Denise Francisowner Self-Love Organization, says her journey to inner healing began on the age of nine. “There was a quarrel in my family. I remember running to the toilet and crying. But after I heard that my family was searching for me, I wiped my tears and told myself that I needed to be strong,” Francis says.

This mentality caused Francis to struggle with anxiety for years. She finally began her journey towards self-love and took a deep dive into the parts of herself she had suppressed for therefore long. “Self-love is about returning to old versions of yourself,” Francis says. “You grab the old versions of yourself that you repress to survive and you come home,” adds Francis.

When Francis got here back to himself, she created Journal of Soul Studies, a curated book of therapist-approved journaling suggestions that allow us to heal and discover our true inner beauty. “By teaching yourself to heal, you will teach your daughters to heal. Through inner work, we will free ourselves and our daughters from a strong Black woman to a healed Black woman.”


This article was originally published on : www.essence.com
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Health and Wellness

Kerry Washington is on a mission to improve sex education: ‘People are being left to deal with these issues on their own’

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Actress Kerry Washington wants to educate people about sex and reproductive well-being. Washington’s partnership with Winx Health, a Generation Z sexual and vaginal health brand, gives her a space to spread the word. Sex education is a lifelong passion, which he continues as an advisor and brand investor.

“When I was a teenager, I started working in a theater and education program that did sex education in high schools and community centers,” the Scandal actress told PEOPLE. “We wrote these skits about health and wellness, safer sex, homosexuality and abortion, and human trafficking in that space has been important to me for a long time.”

Washington believes that spreading details about reproductive health is especially essential immediately due to the various changes regarding reproductive health laws within the country. In the previous couple of years, statewide abortion bans have been implemented after the overturning of Roe Vs. Wade in 2022, which might end federal abortion rights.

“It’s weird in the meanwhile. “It’s like – I wouldn’t say I’m working with a company to be an activist, but just being in the sexual health space seems like a radical thing to do right now because of the attacks on reproductive rights and the attacks on education,” Washington said.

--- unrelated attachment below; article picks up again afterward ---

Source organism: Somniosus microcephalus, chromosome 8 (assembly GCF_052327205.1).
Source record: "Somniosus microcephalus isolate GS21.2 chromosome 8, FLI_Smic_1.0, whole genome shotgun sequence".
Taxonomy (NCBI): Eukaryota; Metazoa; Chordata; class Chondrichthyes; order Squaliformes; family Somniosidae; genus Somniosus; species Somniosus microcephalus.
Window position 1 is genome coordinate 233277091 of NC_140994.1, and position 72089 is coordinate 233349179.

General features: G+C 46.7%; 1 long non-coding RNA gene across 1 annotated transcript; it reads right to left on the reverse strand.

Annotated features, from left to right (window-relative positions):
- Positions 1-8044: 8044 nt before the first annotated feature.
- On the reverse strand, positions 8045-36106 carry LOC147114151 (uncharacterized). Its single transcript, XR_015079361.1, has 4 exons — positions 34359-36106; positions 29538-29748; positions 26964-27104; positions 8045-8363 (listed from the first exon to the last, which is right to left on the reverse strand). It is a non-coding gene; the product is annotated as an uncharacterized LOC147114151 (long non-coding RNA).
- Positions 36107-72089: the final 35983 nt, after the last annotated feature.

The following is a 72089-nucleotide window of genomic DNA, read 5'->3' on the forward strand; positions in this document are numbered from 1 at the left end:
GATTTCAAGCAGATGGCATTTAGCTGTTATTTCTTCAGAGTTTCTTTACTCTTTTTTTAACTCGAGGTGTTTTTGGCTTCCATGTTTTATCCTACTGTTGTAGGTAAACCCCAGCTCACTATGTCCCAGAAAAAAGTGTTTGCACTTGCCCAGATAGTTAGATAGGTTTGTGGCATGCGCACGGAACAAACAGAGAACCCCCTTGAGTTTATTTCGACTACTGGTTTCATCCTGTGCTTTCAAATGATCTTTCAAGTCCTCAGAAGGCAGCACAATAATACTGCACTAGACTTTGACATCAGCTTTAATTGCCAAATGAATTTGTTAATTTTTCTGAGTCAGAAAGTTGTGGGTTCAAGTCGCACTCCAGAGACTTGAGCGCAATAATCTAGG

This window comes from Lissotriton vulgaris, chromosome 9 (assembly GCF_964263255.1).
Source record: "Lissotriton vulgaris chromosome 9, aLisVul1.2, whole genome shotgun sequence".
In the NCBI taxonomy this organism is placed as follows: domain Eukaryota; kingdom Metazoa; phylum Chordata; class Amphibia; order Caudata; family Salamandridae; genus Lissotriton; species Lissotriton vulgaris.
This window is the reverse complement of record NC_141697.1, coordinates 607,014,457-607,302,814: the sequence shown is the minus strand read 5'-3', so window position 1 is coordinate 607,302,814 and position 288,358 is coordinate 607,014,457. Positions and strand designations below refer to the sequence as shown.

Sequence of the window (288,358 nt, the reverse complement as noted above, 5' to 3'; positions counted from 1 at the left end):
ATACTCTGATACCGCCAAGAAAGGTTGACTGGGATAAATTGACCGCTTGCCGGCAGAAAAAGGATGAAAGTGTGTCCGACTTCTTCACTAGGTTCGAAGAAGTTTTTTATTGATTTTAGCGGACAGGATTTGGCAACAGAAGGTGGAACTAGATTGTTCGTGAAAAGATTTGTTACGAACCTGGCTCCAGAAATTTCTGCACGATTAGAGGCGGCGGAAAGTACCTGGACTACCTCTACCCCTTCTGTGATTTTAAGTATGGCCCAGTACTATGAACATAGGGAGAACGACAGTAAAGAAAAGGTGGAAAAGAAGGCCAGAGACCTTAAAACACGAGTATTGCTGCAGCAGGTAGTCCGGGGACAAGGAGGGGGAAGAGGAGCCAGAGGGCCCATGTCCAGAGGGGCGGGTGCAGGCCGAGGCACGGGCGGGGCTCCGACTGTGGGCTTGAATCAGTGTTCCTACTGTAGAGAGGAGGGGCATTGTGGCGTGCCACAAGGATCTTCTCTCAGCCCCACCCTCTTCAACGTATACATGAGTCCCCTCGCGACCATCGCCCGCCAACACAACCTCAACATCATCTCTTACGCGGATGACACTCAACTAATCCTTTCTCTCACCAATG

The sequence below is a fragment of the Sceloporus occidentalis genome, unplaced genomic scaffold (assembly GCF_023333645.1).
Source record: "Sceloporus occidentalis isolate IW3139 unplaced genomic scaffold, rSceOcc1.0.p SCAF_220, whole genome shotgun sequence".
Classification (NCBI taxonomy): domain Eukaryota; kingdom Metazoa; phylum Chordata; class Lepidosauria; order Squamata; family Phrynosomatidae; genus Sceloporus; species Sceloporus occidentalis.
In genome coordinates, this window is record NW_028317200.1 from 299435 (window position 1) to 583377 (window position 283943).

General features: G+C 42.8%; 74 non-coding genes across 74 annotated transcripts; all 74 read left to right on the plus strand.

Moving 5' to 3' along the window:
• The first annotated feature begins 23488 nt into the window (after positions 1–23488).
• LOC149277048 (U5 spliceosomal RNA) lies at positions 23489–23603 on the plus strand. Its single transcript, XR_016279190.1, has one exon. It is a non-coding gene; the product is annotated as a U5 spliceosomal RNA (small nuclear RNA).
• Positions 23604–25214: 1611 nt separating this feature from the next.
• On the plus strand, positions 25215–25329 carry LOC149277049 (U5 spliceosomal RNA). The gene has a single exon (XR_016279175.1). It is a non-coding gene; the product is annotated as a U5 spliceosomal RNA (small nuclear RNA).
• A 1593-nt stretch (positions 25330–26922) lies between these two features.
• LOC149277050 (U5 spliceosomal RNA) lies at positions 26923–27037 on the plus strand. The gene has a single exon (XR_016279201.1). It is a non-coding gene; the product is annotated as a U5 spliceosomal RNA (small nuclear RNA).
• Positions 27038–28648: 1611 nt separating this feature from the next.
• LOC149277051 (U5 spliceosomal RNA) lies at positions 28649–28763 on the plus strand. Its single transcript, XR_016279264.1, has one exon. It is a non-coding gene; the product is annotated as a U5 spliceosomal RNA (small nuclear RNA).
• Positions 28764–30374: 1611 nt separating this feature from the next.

“I actually need to step up this essential work [Winx] what she’s doing around women’s health education and just ensuring people are informed,” she continued. The ability to truly know ourselves and deal with ourselves allows us to love ourselves and live conscious lives of selection as women.

In addition to educating women about reproductive health, Washington wants to address one other related issue: voting. She believes that much of the laws will be modified if the fitting candidates are elected in November.

The actress openly said that on the age of twenty she became a victim of sexual abuse and abortion, which is why she speaks out from her own experience. In her 2023 memoir, she also talked about how her parents’ sexual experiences influenced her.

“My memoir is in many ways about the secrets of my mother’s sexual well-being and my parents’ shame about their journey into parenthood and how that affected our family life,” she said. “And so I think, as I explored these topics about how we relate to our bodies, how we keep secrets about our bodies, our sexuality, our sexual health, my dad keeping secrets about his sexual health, my mom keeping secrets about her and her health in general.”

In the book, Washington reveals her experience when she came upon her dad was not her biological father.

“I think we really are as sick as our secrets,” Washington added. “So I feel for me this space of sex education is also about shaking off shame in order that we are able to live with more freedom and a sense of liberation in our on a regular basis lives, really destigmatizing health and sexuality. “

This article was originally published on : www.essence.com
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Health and Wellness

Here’s how to plan a successful girls’ trip to the 2024 ESSENCE Cultural Festival